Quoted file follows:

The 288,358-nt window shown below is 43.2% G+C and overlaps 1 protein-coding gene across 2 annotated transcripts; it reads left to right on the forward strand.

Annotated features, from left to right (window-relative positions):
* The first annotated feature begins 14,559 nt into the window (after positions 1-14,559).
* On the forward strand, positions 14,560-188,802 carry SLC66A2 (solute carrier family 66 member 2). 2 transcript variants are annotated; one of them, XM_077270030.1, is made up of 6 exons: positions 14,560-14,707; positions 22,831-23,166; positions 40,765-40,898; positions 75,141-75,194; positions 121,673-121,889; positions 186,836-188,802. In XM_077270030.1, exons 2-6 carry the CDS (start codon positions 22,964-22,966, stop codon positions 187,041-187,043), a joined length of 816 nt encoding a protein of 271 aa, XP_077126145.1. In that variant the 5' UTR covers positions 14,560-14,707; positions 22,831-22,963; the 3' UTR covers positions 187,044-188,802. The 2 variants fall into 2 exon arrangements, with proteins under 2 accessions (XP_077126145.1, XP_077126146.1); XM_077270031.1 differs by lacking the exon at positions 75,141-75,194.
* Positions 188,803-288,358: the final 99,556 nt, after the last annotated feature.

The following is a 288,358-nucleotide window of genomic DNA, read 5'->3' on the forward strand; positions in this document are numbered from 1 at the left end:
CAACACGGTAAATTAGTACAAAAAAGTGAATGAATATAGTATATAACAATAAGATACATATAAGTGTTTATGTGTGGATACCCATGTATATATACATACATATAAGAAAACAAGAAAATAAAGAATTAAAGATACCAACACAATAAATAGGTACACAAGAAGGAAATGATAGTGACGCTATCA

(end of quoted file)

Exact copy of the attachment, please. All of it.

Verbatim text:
The 288,358-nt window shown below is 43.2% G+C and overlaps 1 protein-coding gene across 2 annotated transcripts; it reads left to right on the forward strand.

Annotated features, from left to right (window-relative positions):
* The first annotated feature begins 14,559 nt into the window (after positions 1-14,559).
* On the forward strand, positions 14,560-188,802 carry SLC66A2 (solute carrier family 66 member 2). 2 transcript variants are annotated; one of them, XM_077270030.1, is made up of 6 exons: positions 14,560-14,707; positions 22,831-23,166; positions 40,765-40,898; positions 75,141-75,194; positions 121,673-121,889; positions 186,836-188,802. In XM_077270030.1, exons 2-6 carry the CDS (start codon positions 22,964-22,966, stop codon positions 187,041-187,043), a joined length of 816 nt encoding a protein of 271 aa, XP_077126145.1. In that variant the 5' UTR covers positions 14,560-14,707; positions 22,831-22,963; the 3' UTR covers positions 187,044-188,802. The 2 variants fall into 2 exon arrangements, with proteins under 2 accessions (XP_077126145.1, XP_077126146.1); XM_077270031.1 differs by lacking the exon at positions 75,141-75,194.
* Positions 188,803-288,358: the final 99,556 nt, after the last annotated feature.

The following is a 288,358-nucleotide window of genomic DNA, read 5'->3' on the forward strand; positions in this document are numbered from 1 at the left end:
CAACACGGTAAATTAGTACAAAAAAGTGAATGAATATAGTATATAACAATAAGATACATATAAGTGTTTATGTGTGGATACCCATGTATATATACATACATATAAGAAAACAAGAAAATAAAGAATTAAAGATACCAACACAATAAATAGGTACACAAGAAGGAAATGATAGTGACGCTATCA